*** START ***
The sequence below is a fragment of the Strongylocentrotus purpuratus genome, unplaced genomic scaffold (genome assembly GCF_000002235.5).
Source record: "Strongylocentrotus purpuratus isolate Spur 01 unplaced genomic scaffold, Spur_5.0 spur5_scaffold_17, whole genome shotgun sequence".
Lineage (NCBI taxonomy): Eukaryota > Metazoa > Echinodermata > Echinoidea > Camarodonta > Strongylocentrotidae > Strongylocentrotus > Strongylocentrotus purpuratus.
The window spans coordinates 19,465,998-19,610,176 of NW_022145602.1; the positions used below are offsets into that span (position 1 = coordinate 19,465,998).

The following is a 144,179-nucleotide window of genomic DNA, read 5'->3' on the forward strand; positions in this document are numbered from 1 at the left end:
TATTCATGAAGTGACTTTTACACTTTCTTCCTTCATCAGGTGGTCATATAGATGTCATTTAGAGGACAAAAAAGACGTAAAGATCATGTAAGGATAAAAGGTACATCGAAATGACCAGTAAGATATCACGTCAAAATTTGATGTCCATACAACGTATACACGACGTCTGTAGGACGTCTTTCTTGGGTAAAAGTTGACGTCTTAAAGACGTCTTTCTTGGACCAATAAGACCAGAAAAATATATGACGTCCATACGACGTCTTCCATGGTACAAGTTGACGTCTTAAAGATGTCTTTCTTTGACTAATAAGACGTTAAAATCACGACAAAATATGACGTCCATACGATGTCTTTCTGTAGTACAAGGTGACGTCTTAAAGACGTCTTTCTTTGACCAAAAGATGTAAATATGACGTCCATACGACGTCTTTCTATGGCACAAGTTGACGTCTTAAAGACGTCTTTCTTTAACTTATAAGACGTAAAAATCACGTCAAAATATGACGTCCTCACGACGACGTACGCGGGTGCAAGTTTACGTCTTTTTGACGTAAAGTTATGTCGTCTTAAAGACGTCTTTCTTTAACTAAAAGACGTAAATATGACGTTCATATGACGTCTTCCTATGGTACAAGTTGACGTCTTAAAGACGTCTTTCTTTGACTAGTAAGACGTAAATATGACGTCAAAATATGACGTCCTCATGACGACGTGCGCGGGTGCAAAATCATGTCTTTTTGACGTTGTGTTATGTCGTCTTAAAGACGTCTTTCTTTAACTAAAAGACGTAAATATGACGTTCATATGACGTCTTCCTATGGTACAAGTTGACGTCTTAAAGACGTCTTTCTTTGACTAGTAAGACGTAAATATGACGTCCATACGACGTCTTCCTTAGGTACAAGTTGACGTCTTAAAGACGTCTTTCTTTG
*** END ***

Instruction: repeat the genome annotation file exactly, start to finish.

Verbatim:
The sequence below is a fragment of the Strongylocentrotus purpuratus genome, unplaced genomic scaffold (genome assembly GCF_000002235.5).
Source record: "Strongylocentrotus purpuratus isolate Spur 01 unplaced genomic scaffold, Spur_5.0 spur5_scaffold_17, whole genome shotgun sequence".
Lineage (NCBI taxonomy): Eukaryota > Metazoa > Echinodermata > Echinoidea > Camarodonta > Strongylocentrotidae > Strongylocentrotus > Strongylocentrotus purpuratus.
The window spans coordinates 19,465,998-19,610,176 of NW_022145602.1; the positions used below are offsets into that span (position 1 = coordinate 19,465,998).

The following is a 144,179-nucleotide window of genomic DNA, read 5'->3' on the forward strand; positions in this document are numbered from 1 at the left end:
TATTCATGAAGTGACTTTTACACTTTCTTCCTTCATCAGGTGGTCATATAGATGTCATTTAGAGGACAAAAAAGACGTAAAGATCATGTAAGGATAAAAGGTACATCGAAATGACCAGTAAGATATCACGTCAAAATTTGATGTCCATACAACGTATACACGACGTCTGTAGGACGTCTTTCTTGGGTAAAAGTTGACGTCTTAAAGACGTCTTTCTTGGACCAATAAGACCAGAAAAATATATGACGTCCATACGACGTCTTCCATGGTACAAGTTGACGTCTTAAAGATGTCTTTCTTTGACTAATAAGACGTTAAAATCACGACAAAATATGACGTCCATACGATGTCTTTCTGTAGTACAAGGTGACGTCTTAAAGACGTCTTTCTTTGACCAAAAGATGTAAATATGACGTCCATACGACGTCTTTCTATGGCACAAGTTGACGTCTTAAAGACGTCTTTCTTTAACTTATAAGACGTAAAAATCACGTCAAAATATGACGTCCTCACGACGACGTACGCGGGTGCAAGTTTACGTCTTTTTGACGTAAAGTTATGTCGTCTTAAAGACGTCTTTCTTTAACTAAAAGACGTAAATATGACGTTCATATGACGTCTTCCTATGGTACAAGTTGACGTCTTAAAGACGTCTTTCTTTGACTAGTAAGACGTAAATATGACGTCAAAATATGACGTCCTCATGACGACGTGCGCGGGTGCAAAATCATGTCTTTTTGACGTTGTGTTATGTCGTCTTAAAGACGTCTTTCTTTAACTAAAAGACGTAAATATGACGTTCATATGACGTCTTCCTATGGTACAAGTTGACGTCTTAAAGACGTCTTTCTTTGACTAGTAAGACGTAAATATGACGTCCATACGACGTCTTCCTTAGGTACAAGTTGACGTCTTAAAGACGTCTTTCTTTG